Monteliusvagen#3 in Best Things To Do in Stockholm
Price & Hours
- 0.0Food Scene
If you're the kind of traveler who can't leave a new city without experiencing a vista or two, consider a walk along Monteliusvagen. At less than a half-mile long, this cobblestone-lined pathway may seem modest at first, but the views it offers of the Stockholm skyline pack a punch. The scenic path is perched atop the cliffs of Södermalm and faces Lake Mälaren, Riddarholmen (the small island adjacent to Gamla Stan) and city hall, where some of the annual Nobel Prize award ceremonies and banquets are held. Sodermalm, the area where the Monteliusvagen is located, is akin to SoHo in New York City. The trendy neighborhood features a variety of shopping options, from designer to vintage stores, art galleries, bars and restaurants. And if you're still itching for more views during your time in Sodermalm, walk about a mile east and you'll hit the Fjällgatan viewpoint, found conveniently above Fotografiska.
Recent visitors said this short stroll is lovely and best experienced at sunrise or sunset. Some suggested taking food for a small picnic at the available benches, while others said those interested in photography would be hard-pressed to find a better place to take a photo of the city. Whichever way you choose to experience Monteliusvagen, you'll be greeted with fantastic views, according to reviewers.
You can find Monteliusvagen about a half-mile west of the Slussen metro station. The viewpoint is free to visit and open 24 hours a day. For more information, visit the Stockholm tourism board's website.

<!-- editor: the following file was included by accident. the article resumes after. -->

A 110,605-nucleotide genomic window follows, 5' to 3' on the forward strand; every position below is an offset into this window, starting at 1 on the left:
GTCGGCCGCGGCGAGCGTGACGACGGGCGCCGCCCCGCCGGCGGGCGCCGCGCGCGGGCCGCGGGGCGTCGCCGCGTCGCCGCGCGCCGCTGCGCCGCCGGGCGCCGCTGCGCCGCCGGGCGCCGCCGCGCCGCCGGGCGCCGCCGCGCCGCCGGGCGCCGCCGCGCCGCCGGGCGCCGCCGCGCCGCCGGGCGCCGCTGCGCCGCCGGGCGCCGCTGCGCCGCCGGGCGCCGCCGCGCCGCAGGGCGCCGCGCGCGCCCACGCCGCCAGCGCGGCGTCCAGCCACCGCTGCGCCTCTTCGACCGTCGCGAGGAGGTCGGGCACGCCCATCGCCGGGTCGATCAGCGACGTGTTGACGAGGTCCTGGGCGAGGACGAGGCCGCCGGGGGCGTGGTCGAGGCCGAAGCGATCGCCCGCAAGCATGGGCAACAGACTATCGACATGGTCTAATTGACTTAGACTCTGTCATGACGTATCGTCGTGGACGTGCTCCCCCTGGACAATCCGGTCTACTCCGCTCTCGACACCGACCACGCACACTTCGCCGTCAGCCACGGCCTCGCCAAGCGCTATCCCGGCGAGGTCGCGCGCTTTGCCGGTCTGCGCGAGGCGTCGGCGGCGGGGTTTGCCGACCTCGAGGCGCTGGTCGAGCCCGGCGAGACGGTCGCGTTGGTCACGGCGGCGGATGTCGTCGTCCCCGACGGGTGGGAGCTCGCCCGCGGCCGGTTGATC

More Best Things To Do in Stockholm
#1 Gamla Stan (Old Town)
In Stockholm, travelers don't necessarily need to venture to one of the city's museums to learn about its past. Instead, stroll through Gamla Stan, the neighborhood where Stockholm itself was founded in 1252. Cobblestone streets, winding alleyways and colorful, classic architecture abound, creating a medieval atmosphere visitors can't seem to get enough of. But Gamla Stan's charming ambience isn't all the area has going for it. The neighborhood is home to some of the city's top attractions, including the Stockholm Cathedral, Parliament, the Nobel Museum (which houses exhibits about the Nobel Peace Prize and its laureates) and the Royal Palace. Gamla Stan is also where you'll find Stockholm's oldest street, Köpmangatan, and Mårten Trotzigs gränd alleyway, the city's narrowest pathway at only 35 inches wide at its smallest point.
Though travelers said there are plenty of cafes, shops and attractions here, some reviewers found Gamla Stan to be a tourist trap. Visitors said restaurants are often overpriced, and some were put off by the kitschy shops that catered to tourists. However, you don't have to spend money to get the best of Gamla Stan. Many tourists enjoyed simply strolling around the area and recommended everyone do the same, as they felt the scenery was the neighborhood's best asset. Gamla Stan is completely free to stroll through and aside from the various businesses that dot the area, is open for exploration 24 hours a day. For more information, visit the Stockholm Tourism Board's website.
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